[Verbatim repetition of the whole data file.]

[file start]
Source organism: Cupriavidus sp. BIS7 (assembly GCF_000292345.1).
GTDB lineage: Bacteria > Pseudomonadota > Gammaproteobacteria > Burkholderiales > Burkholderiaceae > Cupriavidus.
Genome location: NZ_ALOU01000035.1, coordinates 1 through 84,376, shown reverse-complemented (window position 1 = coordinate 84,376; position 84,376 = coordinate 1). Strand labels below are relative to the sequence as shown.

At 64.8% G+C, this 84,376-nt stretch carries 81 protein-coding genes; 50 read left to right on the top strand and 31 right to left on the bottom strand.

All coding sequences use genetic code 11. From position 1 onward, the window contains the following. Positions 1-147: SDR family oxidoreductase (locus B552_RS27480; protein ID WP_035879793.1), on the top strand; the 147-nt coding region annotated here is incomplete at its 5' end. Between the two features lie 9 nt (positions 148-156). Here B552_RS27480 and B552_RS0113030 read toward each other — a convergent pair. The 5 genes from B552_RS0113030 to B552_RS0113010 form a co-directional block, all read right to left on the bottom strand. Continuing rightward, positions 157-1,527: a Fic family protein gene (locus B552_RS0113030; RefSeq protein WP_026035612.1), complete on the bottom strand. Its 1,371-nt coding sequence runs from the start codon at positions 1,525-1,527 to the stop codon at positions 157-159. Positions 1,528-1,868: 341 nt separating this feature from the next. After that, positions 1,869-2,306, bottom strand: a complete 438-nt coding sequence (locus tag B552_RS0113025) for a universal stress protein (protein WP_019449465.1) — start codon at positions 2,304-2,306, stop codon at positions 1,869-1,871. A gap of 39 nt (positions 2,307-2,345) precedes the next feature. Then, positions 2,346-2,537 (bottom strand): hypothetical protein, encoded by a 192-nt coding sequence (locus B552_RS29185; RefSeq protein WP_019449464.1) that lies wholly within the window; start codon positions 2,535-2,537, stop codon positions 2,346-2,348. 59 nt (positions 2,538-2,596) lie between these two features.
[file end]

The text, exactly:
Source organism: Cupriavidus sp. BIS7 (assembly GCF_000292345.1).
GTDB lineage: Bacteria > Pseudomonadota > Gammaproteobacteria > Burkholderiales > Burkholderiaceae > Cupriavidus.
Genome location: NZ_ALOU01000035.1, coordinates 1 through 84,376, shown reverse-complemented (window position 1 = coordinate 84,376; position 84,376 = coordinate 1). Strand labels below are relative to the sequence as shown.

At 64.8% G+C, this 84,376-nt stretch carries 81 protein-coding genes; 50 read left to right on the top strand and 31 right to left on the bottom strand.

All coding sequences use genetic code 11. From position 1 onward, the window contains the following. Positions 1-147: SDR family oxidoreductase (locus B552_RS27480; protein ID WP_035879793.1), on the top strand; the 147-nt coding region annotated here is incomplete at its 5' end. Between the two features lie 9 nt (positions 148-156). Here B552_RS27480 and B552_RS0113030 read toward each other — a convergent pair. The 5 genes from B552_RS0113030 to B552_RS0113010 form a co-directional block, all read right to left on the bottom strand. Continuing rightward, positions 157-1,527: a Fic family protein gene (locus B552_RS0113030; RefSeq protein WP_026035612.1), complete on the bottom strand. Its 1,371-nt coding sequence runs from the start codon at positions 1,525-1,527 to the stop codon at positions 157-159. Positions 1,528-1,868: 341 nt separating this feature from the next. After that, positions 1,869-2,306, bottom strand: a complete 438-nt coding sequence (locus tag B552_RS0113025) for a universal stress protein (protein WP_019449465.1) — start codon at positions 2,304-2,306, stop codon at positions 1,869-1,871. A gap of 39 nt (positions 2,307-2,345) precedes the next feature. Then, positions 2,346-2,537 (bottom strand): hypothetical protein, encoded by a 192-nt coding sequence (locus B552_RS29185; RefSeq protein WP_019449464.1) that lies wholly within the window; start codon positions 2,535-2,537, stop codon positions 2,346-2,348. 59 nt (positions 2,538-2,596) lie between these two features.